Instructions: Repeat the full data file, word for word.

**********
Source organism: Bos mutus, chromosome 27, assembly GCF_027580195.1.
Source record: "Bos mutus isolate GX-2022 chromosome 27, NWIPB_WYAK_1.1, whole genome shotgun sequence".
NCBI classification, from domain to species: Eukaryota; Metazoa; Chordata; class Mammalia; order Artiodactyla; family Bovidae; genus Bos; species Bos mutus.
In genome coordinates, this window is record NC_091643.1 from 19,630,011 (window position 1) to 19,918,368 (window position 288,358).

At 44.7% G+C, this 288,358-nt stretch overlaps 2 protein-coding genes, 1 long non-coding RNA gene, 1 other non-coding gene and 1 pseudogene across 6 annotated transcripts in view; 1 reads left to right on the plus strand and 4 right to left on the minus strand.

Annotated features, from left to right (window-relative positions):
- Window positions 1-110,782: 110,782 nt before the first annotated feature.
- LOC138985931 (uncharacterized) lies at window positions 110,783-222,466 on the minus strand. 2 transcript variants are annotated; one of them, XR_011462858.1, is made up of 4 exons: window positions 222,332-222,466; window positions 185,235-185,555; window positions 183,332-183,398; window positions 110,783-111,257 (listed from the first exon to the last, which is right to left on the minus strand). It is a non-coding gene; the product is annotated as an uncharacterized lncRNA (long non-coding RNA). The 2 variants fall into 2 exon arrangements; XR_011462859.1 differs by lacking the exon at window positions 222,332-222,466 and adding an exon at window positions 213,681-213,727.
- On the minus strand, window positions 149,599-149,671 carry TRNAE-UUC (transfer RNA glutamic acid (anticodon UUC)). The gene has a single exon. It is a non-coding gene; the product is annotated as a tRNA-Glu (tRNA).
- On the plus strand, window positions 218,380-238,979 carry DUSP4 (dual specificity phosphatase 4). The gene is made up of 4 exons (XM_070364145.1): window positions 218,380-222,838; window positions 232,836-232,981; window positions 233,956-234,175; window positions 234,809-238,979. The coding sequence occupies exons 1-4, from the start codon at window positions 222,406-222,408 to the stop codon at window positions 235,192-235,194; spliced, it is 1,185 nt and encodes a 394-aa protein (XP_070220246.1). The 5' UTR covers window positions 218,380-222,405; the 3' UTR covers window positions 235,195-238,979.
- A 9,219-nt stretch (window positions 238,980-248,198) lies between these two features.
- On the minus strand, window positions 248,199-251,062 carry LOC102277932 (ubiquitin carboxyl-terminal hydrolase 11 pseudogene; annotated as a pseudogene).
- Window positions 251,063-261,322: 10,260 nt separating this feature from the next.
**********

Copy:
Source organism: Bos mutus, chromosome 27, assembly GCF_027580195.1.
Source record: "Bos mutus isolate GX-2022 chromosome 27, NWIPB_WYAK_1.1, whole genome shotgun sequence".
NCBI classification, from domain to species: Eukaryota; Metazoa; Chordata; class Mammalia; order Artiodactyla; family Bovidae; genus Bos; species Bos mutus.
In genome coordinates, this window is record NC_091643.1 from 19,630,011 (window position 1) to 19,918,368 (window position 288,358).

At 44.7% G+C, this 288,358-nt stretch overlaps 2 protein-coding genes, 1 long non-coding RNA gene, 1 other non-coding gene and 1 pseudogene across 6 annotated transcripts in view; 1 reads left to right on the plus strand and 4 right to left on the minus strand.

Annotated features, from left to right (window-relative positions):
- Window positions 1-110,782: 110,782 nt before the first annotated feature.
- LOC138985931 (uncharacterized) lies at window positions 110,783-222,466 on the minus strand. 2 transcript variants are annotated; one of them, XR_011462858.1, is made up of 4 exons: window positions 222,332-222,466; window positions 185,235-185,555; window positions 183,332-183,398; window positions 110,783-111,257 (listed from the first exon to the last, which is right to left on the minus strand). It is a non-coding gene; the product is annotated as an uncharacterized lncRNA (long non-coding RNA). The 2 variants fall into 2 exon arrangements; XR_011462859.1 differs by lacking the exon at window positions 222,332-222,466 and adding an exon at window positions 213,681-213,727.
- On the minus strand, window positions 149,599-149,671 carry TRNAE-UUC (transfer RNA glutamic acid (anticodon UUC)). The gene has a single exon. It is a non-coding gene; the product is annotated as a tRNA-Glu (tRNA).
- On the plus strand, window positions 218,380-238,979 carry DUSP4 (dual specificity phosphatase 4). The gene is made up of 4 exons (XM_070364145.1): window positions 218,380-222,838; window positions 232,836-232,981; window positions 233,956-234,175; window positions 234,809-238,979. The coding sequence occupies exons 1-4, from the start codon at window positions 222,406-222,408 to the stop codon at window positions 235,192-235,194; spliced, it is 1,185 nt and encodes a 394-aa protein (XP_070220246.1). The 5' UTR covers window positions 218,380-222,405; the 3' UTR covers window positions 235,195-238,979.
- A 9,219-nt stretch (window positions 238,980-248,198) lies between these two features.
- On the minus strand, window positions 248,199-251,062 carry LOC102277932 (ubiquitin carboxyl-terminal hydrolase 11 pseudogene; annotated as a pseudogene).
- Window positions 251,063-261,322: 10,260 nt separating this feature from the next.